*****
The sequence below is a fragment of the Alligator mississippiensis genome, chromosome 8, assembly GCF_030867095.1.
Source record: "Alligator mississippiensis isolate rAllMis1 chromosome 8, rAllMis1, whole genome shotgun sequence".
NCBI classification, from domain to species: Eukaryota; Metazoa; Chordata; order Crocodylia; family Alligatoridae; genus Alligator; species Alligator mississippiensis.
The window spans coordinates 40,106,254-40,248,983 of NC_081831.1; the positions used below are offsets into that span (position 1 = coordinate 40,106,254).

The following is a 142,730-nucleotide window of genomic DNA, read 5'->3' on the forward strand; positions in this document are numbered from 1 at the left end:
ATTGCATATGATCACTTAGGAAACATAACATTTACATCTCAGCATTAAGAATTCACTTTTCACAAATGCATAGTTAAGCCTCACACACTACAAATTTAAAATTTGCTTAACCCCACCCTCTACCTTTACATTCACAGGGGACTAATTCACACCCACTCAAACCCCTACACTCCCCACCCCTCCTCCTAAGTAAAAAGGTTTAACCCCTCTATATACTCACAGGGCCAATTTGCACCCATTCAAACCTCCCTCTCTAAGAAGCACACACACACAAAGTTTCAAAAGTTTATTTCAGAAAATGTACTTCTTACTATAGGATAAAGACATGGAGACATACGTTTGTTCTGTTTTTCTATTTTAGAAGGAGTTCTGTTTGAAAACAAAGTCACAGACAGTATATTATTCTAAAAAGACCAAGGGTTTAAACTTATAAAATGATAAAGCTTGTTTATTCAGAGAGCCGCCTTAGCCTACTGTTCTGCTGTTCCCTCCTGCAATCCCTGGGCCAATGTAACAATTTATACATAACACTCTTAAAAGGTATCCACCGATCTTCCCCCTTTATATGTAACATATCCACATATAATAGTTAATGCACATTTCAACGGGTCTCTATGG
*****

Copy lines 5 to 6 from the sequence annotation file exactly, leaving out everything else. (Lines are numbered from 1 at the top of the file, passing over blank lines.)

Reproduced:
The following is a 142,730-nucleotide window of genomic DNA, read 5'->3' on the forward strand; positions in this document are numbered from 1 at the left end:
ATTGCATATGATCACTTAGGAAACATAACATTTACATCTCAGCATTAAGAATTCACTTTTCACAAATGCATAGTTAAGCCTCACACACTACAAATTTAAAATTTGCTTAACCCCACCCTCTACCTTTACATTCACAGGGGACTAATTCACACCCACTCAAACCCCTACACTCCCCACCCCTCCTCCTAAGTAAAAAGGTTTAACCCCTCTATATACTCACAGGGCCAATTTGCACCCATTCAAACCTCCCTCTCTAAGAAGCACACACACACAAAGTTTCAAAAGTTTATTTCAGAAAATGTACTTCTTACTATAGGATAAAGACATGGAGACATACGTTTGTTCTGTTTTTCTATTTTAGAAGGAGTTCTGTTTGAAAACAAAGTCACAGACAGTATATTATTCTAAAAAGACCAAGGGTTTAAACTTATAAAATGATAAAGCTTGTTTATTCAGAGAGCCGCCTTAGCCTACTGTTCTGCTGTTCCCTCCTGCAATCCCTGGGCCAATGTAACAATTTATACATAACACTCTTAAAAGGTATCCACCGATCTTCCCCCTTTATATGTAACATATCCACATATAATAGTTAATGCACATTTCAACGGGTCTCTATGG